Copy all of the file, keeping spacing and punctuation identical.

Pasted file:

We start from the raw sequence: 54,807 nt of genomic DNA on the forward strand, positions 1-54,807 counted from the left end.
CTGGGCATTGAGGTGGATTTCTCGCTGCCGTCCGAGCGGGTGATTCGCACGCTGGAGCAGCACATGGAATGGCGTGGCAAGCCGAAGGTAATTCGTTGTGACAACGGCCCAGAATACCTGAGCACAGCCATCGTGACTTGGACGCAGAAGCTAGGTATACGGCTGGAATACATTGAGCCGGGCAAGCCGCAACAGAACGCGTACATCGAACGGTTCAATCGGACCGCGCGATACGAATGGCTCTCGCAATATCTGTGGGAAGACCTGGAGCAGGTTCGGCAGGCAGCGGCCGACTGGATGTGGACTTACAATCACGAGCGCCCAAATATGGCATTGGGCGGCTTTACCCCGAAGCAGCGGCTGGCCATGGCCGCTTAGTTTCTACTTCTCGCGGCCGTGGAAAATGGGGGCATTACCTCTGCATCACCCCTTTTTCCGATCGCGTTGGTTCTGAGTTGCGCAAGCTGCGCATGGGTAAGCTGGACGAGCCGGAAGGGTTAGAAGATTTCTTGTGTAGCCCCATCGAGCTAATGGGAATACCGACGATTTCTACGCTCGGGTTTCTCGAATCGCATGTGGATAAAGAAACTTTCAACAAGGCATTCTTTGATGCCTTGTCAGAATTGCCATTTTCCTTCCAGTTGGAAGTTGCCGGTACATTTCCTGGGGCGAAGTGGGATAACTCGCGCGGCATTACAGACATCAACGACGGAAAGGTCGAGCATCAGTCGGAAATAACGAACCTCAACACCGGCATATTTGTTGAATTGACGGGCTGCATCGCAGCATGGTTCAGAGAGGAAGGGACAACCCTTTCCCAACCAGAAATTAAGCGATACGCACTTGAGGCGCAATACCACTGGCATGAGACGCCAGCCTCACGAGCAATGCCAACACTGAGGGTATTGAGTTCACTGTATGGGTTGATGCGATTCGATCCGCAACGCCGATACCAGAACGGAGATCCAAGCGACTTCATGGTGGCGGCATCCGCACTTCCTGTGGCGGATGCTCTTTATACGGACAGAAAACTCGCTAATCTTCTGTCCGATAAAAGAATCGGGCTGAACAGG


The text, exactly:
We start from the raw sequence: 54,807 nt of genomic DNA on the forward strand, positions 1-54,807 counted from the left end.
CTGGGCATTGAGGTGGATTTCTCGCTGCCGTCCGAGCGGGTGATTCGCACGCTGGAGCAGCACATGGAATGGCGTGGCAAGCCGAAGGTAATTCGTTGTGACAACGGCCCAGAATACCTGAGCACAGCCATCGTGACTTGGACGCAGAAGCTAGGTATACGGCTGGAATACATTGAGCCGGGCAAGCCGCAACAGAACGCGTACATCGAACGGTTCAATCGGACCGCGCGATACGAATGGCTCTCGCAATATCTGTGGGAAGACCTGGAGCAGGTTCGGCAGGCAGCGGCCGACTGGATGTGGACTTACAATCACGAGCGCCCAAATATGGCATTGGGCGGCTTTACCCCGAAGCAGCGGCTGGCCATGGCCGCTTAGTTTCTACTTCTCGCGGCCGTGGAAAATGGGGGCATTACCTCTGCATCACCCCTTTTTCCGATCGCGTTGGTTCTGAGTTGCGCAAGCTGCGCATGGGTAAGCTGGACGAGCCGGAAGGGTTAGAAGATTTCTTGTGTAGCCCCATCGAGCTAATGGGAATACCGACGATTTCTACGCTCGGGTTTCTCGAATCGCATGTGGATAAAGAAACTTTCAACAAGGCATTCTTTGATGCCTTGTCAGAATTGCCATTTTCCTTCCAGTTGGAAGTTGCCGGTACATTTCCTGGGGCGAAGTGGGATAACTCGCGCGGCATTACAGACATCAACGACGGAAAGGTCGAGCATCAGTCGGAAATAACGAACCTCAACACCGGCATATTTGTTGAATTGACGGGCTGCATCGCAGCATGGTTCAGAGAGGAAGGGACAACCCTTTCCCAACCAGAAATTAAGCGATACGCACTTGAGGCGCAATACCACTGGCATGAGACGCCAGCCTCACGAGCAATGCCAACACTGAGGGTATTGAGTTCACTGTATGGGTTGATGCGATTCGATCCGCAACGCCGATACCAGAACGGAGATCCAAGCGACTTCATGGTGGCGGCATCCGCACTTCCTGTGGCGGATGCTCTTTATACGGACAGAAAACTCGCTAATCTTCTGTCCGATAAAAGAATCGGGCTGAACAGG